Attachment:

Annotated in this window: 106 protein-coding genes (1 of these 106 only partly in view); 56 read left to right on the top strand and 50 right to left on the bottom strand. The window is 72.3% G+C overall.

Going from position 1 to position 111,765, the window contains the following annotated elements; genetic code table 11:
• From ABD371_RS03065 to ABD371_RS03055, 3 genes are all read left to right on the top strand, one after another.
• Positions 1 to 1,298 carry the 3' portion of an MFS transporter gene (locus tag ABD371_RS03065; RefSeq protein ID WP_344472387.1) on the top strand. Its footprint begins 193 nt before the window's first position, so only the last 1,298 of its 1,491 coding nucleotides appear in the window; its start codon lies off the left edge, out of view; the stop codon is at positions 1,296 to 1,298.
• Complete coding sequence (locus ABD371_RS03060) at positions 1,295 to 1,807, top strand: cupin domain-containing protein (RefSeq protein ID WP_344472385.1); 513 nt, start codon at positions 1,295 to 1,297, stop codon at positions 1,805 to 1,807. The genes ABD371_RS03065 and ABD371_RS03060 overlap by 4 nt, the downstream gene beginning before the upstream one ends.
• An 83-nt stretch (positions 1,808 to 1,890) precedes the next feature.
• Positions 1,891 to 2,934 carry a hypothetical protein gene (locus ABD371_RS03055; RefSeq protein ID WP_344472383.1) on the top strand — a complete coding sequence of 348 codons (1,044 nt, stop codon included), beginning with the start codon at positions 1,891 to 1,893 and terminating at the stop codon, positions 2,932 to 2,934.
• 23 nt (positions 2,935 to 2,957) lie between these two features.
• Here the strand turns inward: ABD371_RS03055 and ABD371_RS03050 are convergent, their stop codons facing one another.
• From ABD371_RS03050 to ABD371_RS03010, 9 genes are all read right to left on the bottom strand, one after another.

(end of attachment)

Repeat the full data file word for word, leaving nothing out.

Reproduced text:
Annotated in this window: 106 protein-coding genes (1 of these 106 only partly in view); 56 read left to right on the top strand and 50 right to left on the bottom strand. The window is 72.3% G+C overall.

Going from position 1 to position 111,765, the window contains the following annotated elements; genetic code table 11:
• From ABD371_RS03065 to ABD371_RS03055, 3 genes are all read left to right on the top strand, one after another.
• Positions 1 to 1,298 carry the 3' portion of an MFS transporter gene (locus tag ABD371_RS03065; RefSeq protein ID WP_344472387.1) on the top strand. Its footprint begins 193 nt before the window's first position, so only the last 1,298 of its 1,491 coding nucleotides appear in the window; its start codon lies off the left edge, out of view; the stop codon is at positions 1,296 to 1,298.
• Complete coding sequence (locus ABD371_RS03060) at positions 1,295 to 1,807, top strand: cupin domain-containing protein (RefSeq protein ID WP_344472385.1); 513 nt, start codon at positions 1,295 to 1,297, stop codon at positions 1,805 to 1,807. The genes ABD371_RS03065 and ABD371_RS03060 overlap by 4 nt, the downstream gene beginning before the upstream one ends.
• An 83-nt stretch (positions 1,808 to 1,890) precedes the next feature.
• Positions 1,891 to 2,934 carry a hypothetical protein gene (locus ABD371_RS03055; RefSeq protein ID WP_344472383.1) on the top strand — a complete coding sequence of 348 codons (1,044 nt, stop codon included), beginning with the start codon at positions 1,891 to 1,893 and terminating at the stop codon, positions 2,932 to 2,934.
• 23 nt (positions 2,935 to 2,957) lie between these two features.
• Here the strand turns inward: ABD371_RS03055 and ABD371_RS03050 are convergent, their stop codons facing one another.
• From ABD371_RS03050 to ABD371_RS03010, 9 genes are all read right to left on the bottom strand, one after another.